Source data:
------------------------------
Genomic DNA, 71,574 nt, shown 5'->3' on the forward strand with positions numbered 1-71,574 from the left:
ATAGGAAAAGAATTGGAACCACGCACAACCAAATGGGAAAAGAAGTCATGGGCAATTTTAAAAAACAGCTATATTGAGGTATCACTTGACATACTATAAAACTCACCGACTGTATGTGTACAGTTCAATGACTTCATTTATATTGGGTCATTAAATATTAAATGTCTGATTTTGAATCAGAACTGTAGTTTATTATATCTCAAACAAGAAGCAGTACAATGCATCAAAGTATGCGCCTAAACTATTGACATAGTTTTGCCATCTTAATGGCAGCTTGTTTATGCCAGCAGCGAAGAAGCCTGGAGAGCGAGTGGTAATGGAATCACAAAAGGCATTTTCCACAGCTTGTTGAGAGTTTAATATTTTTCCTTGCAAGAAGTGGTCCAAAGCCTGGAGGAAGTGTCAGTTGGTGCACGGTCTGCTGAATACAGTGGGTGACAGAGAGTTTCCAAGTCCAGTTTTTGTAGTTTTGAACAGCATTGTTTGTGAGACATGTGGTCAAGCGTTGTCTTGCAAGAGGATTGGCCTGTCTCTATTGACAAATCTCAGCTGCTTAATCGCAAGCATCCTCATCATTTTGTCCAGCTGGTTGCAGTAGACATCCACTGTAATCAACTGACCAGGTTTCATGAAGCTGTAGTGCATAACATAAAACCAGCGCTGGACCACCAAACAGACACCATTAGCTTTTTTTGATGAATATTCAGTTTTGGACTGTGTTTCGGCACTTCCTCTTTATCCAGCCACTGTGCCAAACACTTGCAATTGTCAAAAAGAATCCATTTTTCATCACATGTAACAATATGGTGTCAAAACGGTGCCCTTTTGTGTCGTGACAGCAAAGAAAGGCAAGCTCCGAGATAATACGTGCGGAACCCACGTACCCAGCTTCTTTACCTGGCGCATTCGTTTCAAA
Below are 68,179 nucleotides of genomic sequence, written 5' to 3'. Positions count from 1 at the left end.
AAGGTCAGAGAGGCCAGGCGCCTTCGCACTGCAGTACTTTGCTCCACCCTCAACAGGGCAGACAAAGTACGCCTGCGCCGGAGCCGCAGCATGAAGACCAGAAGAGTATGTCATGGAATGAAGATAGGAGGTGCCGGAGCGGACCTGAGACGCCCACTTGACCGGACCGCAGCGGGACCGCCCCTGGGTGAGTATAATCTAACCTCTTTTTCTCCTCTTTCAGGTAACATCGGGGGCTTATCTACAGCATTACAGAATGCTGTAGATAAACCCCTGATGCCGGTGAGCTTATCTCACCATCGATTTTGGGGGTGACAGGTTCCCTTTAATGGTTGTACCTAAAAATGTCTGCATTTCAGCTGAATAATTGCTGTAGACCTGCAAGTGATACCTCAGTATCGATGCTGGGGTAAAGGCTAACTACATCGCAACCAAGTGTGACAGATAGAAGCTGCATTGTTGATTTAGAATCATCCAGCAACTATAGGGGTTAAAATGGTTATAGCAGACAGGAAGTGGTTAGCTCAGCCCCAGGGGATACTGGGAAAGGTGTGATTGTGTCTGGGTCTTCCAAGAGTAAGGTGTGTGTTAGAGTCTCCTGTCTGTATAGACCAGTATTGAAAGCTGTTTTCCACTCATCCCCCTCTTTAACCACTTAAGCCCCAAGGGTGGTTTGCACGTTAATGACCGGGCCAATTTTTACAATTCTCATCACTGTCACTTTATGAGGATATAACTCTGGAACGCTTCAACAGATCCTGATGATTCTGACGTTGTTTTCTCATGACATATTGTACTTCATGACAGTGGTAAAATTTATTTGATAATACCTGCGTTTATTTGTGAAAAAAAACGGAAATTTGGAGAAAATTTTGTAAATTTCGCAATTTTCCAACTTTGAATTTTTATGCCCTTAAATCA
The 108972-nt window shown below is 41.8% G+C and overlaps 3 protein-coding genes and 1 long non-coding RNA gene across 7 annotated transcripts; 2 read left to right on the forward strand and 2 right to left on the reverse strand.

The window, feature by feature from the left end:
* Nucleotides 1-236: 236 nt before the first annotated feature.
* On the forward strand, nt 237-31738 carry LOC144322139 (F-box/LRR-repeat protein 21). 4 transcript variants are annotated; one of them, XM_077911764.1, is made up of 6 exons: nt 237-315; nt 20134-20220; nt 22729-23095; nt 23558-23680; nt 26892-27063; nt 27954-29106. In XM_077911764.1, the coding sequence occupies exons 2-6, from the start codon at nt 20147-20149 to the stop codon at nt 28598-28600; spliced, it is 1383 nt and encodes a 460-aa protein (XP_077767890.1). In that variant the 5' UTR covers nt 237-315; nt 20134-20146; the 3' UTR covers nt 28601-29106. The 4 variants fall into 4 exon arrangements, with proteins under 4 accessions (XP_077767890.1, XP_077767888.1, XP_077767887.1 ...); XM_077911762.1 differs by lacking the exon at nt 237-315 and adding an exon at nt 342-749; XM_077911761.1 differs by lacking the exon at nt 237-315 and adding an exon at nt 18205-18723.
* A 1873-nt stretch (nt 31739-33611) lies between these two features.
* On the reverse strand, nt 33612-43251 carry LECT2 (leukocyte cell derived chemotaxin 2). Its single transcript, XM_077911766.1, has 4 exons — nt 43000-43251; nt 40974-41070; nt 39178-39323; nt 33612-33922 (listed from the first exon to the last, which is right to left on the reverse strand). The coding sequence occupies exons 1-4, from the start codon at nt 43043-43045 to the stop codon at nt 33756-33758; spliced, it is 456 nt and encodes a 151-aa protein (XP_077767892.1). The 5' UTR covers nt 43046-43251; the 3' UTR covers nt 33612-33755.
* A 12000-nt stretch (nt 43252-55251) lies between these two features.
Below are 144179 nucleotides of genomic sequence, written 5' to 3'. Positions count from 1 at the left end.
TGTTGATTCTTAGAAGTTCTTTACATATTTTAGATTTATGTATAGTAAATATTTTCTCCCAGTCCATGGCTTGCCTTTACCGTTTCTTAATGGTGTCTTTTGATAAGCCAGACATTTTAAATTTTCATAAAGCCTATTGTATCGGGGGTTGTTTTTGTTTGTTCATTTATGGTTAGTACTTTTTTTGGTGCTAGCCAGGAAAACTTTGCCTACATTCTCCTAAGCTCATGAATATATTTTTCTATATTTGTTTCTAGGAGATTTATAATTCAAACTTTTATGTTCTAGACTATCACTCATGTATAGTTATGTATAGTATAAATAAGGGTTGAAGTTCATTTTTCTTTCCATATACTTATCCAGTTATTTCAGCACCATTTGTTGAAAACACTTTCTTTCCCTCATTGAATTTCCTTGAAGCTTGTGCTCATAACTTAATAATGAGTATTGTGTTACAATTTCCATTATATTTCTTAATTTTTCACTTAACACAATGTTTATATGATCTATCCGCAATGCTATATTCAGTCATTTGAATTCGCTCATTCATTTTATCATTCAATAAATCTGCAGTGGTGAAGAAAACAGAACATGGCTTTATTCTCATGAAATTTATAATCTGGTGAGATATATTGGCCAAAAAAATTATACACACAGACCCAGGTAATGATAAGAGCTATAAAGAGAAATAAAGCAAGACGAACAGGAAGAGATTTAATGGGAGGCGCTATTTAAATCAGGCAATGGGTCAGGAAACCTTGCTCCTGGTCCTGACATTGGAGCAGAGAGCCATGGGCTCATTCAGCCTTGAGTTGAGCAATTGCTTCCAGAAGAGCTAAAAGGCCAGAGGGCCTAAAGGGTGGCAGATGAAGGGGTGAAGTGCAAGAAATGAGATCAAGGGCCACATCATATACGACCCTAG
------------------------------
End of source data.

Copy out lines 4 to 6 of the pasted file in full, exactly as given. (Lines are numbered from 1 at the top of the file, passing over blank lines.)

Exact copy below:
AAGGTCAGAGAGGCCAGGCGCCTTCGCACTGCAGTACTTTGCTCCACCCTCAACAGGGCAGACAAAGTACGCCTGCGCCGGAGCCGCAGCATGAAGACCAGAAGAGTATGTCATGGAATGAAGATAGGAGGTGCCGGAGCGGACCTGAGACGCCCACTTGACCGGACCGCAGCGGGACCGCCCCTGGGTGAGTATAATCTAACCTCTTTTTCTCCTCTTTCAGGTAACATCGGGGGCTTATCTACAGCATTACAGAATGCTGTAGATAAACCCCTGATGCCGGTGAGCTTATCTCACCATCGATTTTGGGGGTGACAGGTTCCCTTTAATGGTTGTACCTAAAAATGTCTGCATTTCAGCTGAATAATTGCTGTAGACCTGCAAGTGATACCTCAGTATCGATGCTGGGGTAAAGGCTAACTACATCGCAACCAAGTGTGACAGATAGAAGCTGCATTGTTGATTTAGAATCATCCAGCAACTATAGGGGTTAAAATGGTTATAGCAGACAGGAAGTGGTTAGCTCAGCCCCAGGGGATACTGGGAAAGGTGTGATTGTGTCTGGGTCTTCCAAGAGTAAGGTGTGTGTTAGAGTCTCCTGTCTGTATAGACCAGTATTGAAAGCTGTTTTCCACTCATCCCCCTCTTTAACCACTTAAGCCCCAAGGGTGGTTTGCACGTTAATGACCGGGCCAATTTTTACAATTCTCATCACTGTCACTTTATGAGGATATAACTCTGGAACGCTTCAACAGATCCTGATGATTCTGACGTTGTTTTCTCATGACATATTGTACTTCATGACAGTGGTAAAATTTATTTGATAATACCTGCGTTTATTTGTGAAAAAAAACGGAAATTTGGAGAAAATTTTGTAAATTTCGCAATTTTCCAACTTTGAATTTTTATGCCCTTAAATCA
The 108972-nt window shown below is 41.8% G+C and overlaps 3 protein-coding genes and 1 long non-coding RNA gene across 7 annotated transcripts; 2 read left to right on the forward strand and 2 right to left on the reverse strand.

The window, feature by feature from the left end: